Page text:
The Chamber of Commerce, which represents large scale employers, and the Ohio Business Roundtable, which represents CEOs, argued the vaccine mandate decision should be left with employers.
Pat Tiberi, a former Ohio Congressman who now runs the Ohio Business Roundtable, said most the businesses he represents fund their own employee health insurance program. Because they eat the risk of hospital or intensive care treatments ($100,000 on average, he said), employers should have the right to require employees take a vaccine that’s demonstrably safe and effective at preventing severe COVID-19.
Dale Laws, a Whirlpool manufacturing executive and chairman of the Ohio Manufacturers Association, said that neither federal nor state governments should get in the way of employers who know their workplaces and industries best.
Several public health departments, private hospital networks, physician’s groups, and others filed written testimony opposing the bill.
“[The Ohio State Medical Association] is extremely concerned about the impact of legislation that would discourage vaccination rates in Ohio,” said Monica Hueckel, a lobbyist for the doctors’ organization. “It is particularly troubling as the Delta variant continues to spread, the new Omicron variant starts to show up across the country, and positive COVID-19 cases in Ohio have been rising recently.”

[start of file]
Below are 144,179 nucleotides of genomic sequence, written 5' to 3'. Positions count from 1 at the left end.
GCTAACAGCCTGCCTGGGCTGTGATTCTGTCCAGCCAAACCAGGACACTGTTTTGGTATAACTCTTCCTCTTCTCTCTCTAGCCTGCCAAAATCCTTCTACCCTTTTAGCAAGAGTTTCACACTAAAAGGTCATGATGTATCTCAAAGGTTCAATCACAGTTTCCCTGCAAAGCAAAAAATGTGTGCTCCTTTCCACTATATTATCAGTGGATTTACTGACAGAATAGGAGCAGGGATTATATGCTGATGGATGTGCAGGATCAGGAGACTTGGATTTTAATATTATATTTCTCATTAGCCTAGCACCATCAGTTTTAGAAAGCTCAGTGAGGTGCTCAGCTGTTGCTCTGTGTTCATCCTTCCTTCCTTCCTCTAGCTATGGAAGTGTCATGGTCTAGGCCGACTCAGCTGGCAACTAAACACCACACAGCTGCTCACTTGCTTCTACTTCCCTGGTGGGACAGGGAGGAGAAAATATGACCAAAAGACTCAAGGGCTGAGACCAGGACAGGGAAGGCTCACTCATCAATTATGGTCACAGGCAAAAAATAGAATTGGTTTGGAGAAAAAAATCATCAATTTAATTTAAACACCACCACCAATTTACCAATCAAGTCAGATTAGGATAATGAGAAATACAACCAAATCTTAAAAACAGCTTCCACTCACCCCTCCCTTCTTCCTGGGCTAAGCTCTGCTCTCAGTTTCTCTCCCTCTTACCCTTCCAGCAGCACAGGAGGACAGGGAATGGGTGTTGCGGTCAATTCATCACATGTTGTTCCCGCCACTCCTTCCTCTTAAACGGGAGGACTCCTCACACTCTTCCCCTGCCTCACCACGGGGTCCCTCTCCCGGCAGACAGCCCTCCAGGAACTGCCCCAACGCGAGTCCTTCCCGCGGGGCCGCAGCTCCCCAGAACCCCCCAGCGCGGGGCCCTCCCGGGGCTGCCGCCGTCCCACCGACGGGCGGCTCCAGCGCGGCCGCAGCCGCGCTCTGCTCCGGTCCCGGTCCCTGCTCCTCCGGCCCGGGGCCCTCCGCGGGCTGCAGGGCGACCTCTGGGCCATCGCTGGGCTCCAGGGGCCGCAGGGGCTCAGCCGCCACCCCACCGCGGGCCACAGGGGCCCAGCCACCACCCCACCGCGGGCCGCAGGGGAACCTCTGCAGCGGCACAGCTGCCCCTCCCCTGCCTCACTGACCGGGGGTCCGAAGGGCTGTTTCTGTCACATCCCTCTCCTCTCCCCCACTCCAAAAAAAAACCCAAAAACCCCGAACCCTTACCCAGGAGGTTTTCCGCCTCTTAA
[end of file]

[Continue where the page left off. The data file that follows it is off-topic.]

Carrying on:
A DeWine spokesman said Tuesday the governor maintains that the federal government shouldn’t require anyone to get vaccinated, but the state government shouldn’t block employers from doing so. He declined to offer a more specific position on the bill itself.
The bill drew support from a member of the Ohio Christian Alliance and several grass roots anti-vaccination activists. However, one anti-vaccination organization, the Ohio Advocates for Medical Freedom, criticized the bill for not going far enough.
President Stephanie Stock said lamented in written testimony it prohibits “discrimination” against people who refuse the COVID-19 vaccine but doesn’t address similar vaccinations. She also criticized the bill for allowing children’s hospitals to adopt stricter vaccination policies than other health care arenas. Stock has spent the majority of the pandemic seeding dubious information about vaccine safety or the alleged inefficacy of masks. She recently submitted paperwork as an early step to gather more than 130,000 signatures required to place a more expansive vaccine mandate ban on the general election ballot.
Peterson did not specify any future plans or timing for the legislation.